With the shine of amyloid fading, tau is a rising star in Alzheimer’s

This audio is auto-generated. Please let us know if you have feedback.

Sonya Miller follows the science. In 2017, she followed it so completely and with such focus into a crowded conference room that she accidentally sat next to the CEO of TauRx Pharmaceuticals and talked herself into a job.

Sonya Miller

TauRx medical oversight lead Sonya Miller

Permission granted by TauRx/Sonya Miller

That’s when Miller, an anesthetist for 25 years, was working as a principal investigator for several neuroscience trials, one of which was an Alzheimer’s disease study being conducted by TauRx, and she attended a presentation during the contempt meeting held by the company.

“I’m blind as a bat and I’m always late, and the only spot free was right at the front on the side,” Miller says. “I was actually next to Claude [Wischik, TauRx CEO] and John Cheung, who’s head of development, and I was telling them all the things that were wrong with the trial — and I didn’t have a clue.”

It turned out one of the missing factors they needed was a doctor to head up the company’s trials. Miller was hired as medical oversight lead, and now she also holds the position of head of medical affairs at TauRx.

“Trails are often long and winding and interesting, aren’t they? It suited me,” Miller says. “I wouldn’t work in a massive pharma where things get shut down because of funding or current trends — TauRx is completely focused on neuroscience and always has been, and it’s completely science driven.”

Miller says TauRx “is really an R&D company that is now becoming more than that, but the science has always been pivotal.”

TauRx plans to release interim results from its phase 3 study in Alzheimer’s later this month. The study is comparing the company’s tau aggregation inhibitor to a placebo for 12 months, and then a year from now, comparing that to people who have had the drug for a total of two years.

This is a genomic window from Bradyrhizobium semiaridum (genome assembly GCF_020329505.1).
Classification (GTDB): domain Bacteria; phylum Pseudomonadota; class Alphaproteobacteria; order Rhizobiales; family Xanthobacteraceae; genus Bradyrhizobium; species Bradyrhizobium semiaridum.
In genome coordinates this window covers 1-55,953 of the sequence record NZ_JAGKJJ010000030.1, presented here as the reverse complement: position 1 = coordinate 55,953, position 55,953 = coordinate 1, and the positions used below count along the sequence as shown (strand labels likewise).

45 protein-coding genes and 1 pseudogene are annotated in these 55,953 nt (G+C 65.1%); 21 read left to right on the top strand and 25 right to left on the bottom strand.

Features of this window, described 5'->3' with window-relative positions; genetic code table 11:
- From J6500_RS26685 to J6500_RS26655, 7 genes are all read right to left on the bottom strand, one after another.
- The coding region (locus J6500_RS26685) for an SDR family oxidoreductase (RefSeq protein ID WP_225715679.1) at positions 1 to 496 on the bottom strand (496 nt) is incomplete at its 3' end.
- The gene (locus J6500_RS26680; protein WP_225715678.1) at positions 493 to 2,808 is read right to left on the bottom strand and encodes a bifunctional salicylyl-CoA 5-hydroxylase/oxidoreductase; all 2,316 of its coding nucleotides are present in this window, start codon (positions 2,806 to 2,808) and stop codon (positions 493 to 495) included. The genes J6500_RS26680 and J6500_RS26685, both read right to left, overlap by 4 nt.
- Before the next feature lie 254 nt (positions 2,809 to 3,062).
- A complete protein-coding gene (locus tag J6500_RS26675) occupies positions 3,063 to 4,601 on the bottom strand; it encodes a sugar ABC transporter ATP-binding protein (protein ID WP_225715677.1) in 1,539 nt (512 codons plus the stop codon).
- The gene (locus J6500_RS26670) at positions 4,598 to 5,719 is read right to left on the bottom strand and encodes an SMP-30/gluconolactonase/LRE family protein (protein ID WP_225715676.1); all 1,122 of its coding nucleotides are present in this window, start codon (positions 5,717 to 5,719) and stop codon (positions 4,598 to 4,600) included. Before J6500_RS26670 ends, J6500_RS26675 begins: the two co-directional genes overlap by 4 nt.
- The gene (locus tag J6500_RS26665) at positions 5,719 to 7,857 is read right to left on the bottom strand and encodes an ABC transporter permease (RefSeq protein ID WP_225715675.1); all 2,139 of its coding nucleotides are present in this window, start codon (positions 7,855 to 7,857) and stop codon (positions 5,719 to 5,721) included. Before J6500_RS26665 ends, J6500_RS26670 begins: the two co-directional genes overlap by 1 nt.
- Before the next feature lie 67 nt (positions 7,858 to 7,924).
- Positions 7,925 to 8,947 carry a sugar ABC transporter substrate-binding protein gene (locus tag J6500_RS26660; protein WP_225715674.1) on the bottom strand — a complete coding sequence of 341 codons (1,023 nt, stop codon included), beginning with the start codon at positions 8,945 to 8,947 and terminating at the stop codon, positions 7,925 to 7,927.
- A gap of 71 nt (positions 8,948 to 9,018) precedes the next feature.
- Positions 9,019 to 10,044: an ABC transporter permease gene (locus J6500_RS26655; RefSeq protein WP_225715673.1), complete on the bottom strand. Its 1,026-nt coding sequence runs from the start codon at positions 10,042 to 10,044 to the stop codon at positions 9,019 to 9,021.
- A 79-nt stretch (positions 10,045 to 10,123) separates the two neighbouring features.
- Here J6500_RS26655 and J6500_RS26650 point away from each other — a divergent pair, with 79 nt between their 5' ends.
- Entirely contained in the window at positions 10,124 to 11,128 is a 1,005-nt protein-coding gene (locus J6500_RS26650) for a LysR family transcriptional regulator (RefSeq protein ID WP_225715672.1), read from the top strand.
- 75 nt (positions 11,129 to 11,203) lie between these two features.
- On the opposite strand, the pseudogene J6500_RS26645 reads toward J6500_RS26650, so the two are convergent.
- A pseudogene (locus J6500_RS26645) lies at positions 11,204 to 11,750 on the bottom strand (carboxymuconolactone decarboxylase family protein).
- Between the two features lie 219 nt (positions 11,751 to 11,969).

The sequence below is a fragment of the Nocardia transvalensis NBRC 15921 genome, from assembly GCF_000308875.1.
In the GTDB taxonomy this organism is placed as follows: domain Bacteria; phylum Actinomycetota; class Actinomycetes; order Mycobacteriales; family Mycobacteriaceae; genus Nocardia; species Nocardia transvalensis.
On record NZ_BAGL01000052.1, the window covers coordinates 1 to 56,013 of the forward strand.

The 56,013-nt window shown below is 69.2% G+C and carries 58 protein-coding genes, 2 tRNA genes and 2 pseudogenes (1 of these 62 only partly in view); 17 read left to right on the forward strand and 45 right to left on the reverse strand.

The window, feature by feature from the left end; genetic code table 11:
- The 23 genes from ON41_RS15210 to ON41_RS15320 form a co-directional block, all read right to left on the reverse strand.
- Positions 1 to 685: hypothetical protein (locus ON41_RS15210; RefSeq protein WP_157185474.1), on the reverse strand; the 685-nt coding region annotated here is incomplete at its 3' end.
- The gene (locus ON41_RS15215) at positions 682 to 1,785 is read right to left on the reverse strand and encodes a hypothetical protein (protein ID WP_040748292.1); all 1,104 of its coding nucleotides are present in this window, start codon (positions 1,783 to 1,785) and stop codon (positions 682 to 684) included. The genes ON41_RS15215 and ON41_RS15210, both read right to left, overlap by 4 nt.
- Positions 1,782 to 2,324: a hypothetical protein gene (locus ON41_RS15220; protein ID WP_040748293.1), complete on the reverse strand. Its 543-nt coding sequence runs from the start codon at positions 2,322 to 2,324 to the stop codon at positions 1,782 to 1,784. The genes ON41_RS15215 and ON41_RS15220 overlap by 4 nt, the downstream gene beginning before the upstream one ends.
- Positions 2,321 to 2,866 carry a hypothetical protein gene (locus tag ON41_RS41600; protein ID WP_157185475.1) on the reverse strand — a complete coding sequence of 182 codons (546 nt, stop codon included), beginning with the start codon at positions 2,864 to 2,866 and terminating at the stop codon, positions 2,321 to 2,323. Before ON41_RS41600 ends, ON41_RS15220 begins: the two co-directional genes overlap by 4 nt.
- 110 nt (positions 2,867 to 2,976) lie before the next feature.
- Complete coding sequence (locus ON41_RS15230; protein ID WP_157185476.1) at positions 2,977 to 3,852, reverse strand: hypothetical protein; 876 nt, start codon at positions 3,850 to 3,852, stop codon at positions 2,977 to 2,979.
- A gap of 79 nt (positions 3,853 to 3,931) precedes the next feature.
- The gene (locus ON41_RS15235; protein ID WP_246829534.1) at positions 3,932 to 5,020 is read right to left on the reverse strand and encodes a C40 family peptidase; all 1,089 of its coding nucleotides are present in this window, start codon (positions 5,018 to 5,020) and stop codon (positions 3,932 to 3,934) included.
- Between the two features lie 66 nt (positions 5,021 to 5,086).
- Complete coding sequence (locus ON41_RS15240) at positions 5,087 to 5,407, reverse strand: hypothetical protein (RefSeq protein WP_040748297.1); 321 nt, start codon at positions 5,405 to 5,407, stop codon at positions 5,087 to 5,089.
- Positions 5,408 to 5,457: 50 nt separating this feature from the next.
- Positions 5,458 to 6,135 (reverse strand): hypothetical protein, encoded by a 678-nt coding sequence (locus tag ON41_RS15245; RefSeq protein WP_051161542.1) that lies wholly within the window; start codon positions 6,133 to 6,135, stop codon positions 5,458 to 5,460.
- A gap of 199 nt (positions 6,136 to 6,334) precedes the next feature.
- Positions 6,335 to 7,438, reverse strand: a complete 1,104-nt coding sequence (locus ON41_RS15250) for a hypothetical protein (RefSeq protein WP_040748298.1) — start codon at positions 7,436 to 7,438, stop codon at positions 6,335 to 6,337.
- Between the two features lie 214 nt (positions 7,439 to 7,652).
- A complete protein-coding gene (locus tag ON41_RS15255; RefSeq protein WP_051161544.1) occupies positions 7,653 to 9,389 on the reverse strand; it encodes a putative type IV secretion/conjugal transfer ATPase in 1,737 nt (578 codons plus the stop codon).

A product of almost 30 years of research, TauRx’s potential treatment breaks up the sticky tangle of proteins that build up inside neurons and are linked to Alzheimer’s disease. The results of the trial could set the stage for the importance of tau in the therapeutic landscape and ultimate treatment of patients with the devastating condition.

The company is also developing an anti-synuclein compound for Parkinson’s disease and earlier-stage candidates for other neurodegenerative conditions.

Tau’s promise

Normally, tau is critical to communication between brain cells, but misfolding of the protein causes the tangles, which disrupt brain function.

“These good proteins go bad for a variety of reasons and they become larger and larger until they clump and tangle and destroy the nerve cell function,” Miller says. “And this process continues and accelerates, and at a certain point it’s like falling off a cliff face, and you deteriorate very rapidly.”

Alzheimer’s can lead to a patient’s death as the result of a loss of brain volume or injury due to a lack of awareness.

“Our focus has always been on tau, and we were considered sort of the outrider early on.”

Sonya Miller

TauRx Pharmaceuticals medical oversight lead

In Alzheimer’s research, tau is one of two leading biomarkers for the disease, the other being amyloid plaques that also build up in the brain. While tau aggregates inside the neurons, amyloid collects outside the cells.

The search for either amyloid plaques or tau in patients is often driven by external factors like availability of testing and scanning, Miller says, and the specific substances — called radioligands — used to scan for amyloid plaques were developed much earlier than those for tau.

“Tau is really only becoming more mainstream now,” Miller says. “All the last 20 years of research, it was more focused on amyloid, and that was more because you could scan and you could see amyloid in the brain lit up with radioligands.”

It stands to reason that researchers more quickly developed drugs reducing the amount of amyloid plaque buildup, but this didn’t always lead to a change in cognitive function, Miller says. The most recent example of this can be seen in the controversial approval of Biogen and Eisai’s Aduhelm, which did reduce amyloid plaque but had conflicting clinical outcomes in late-stage studies.

Leave a Comment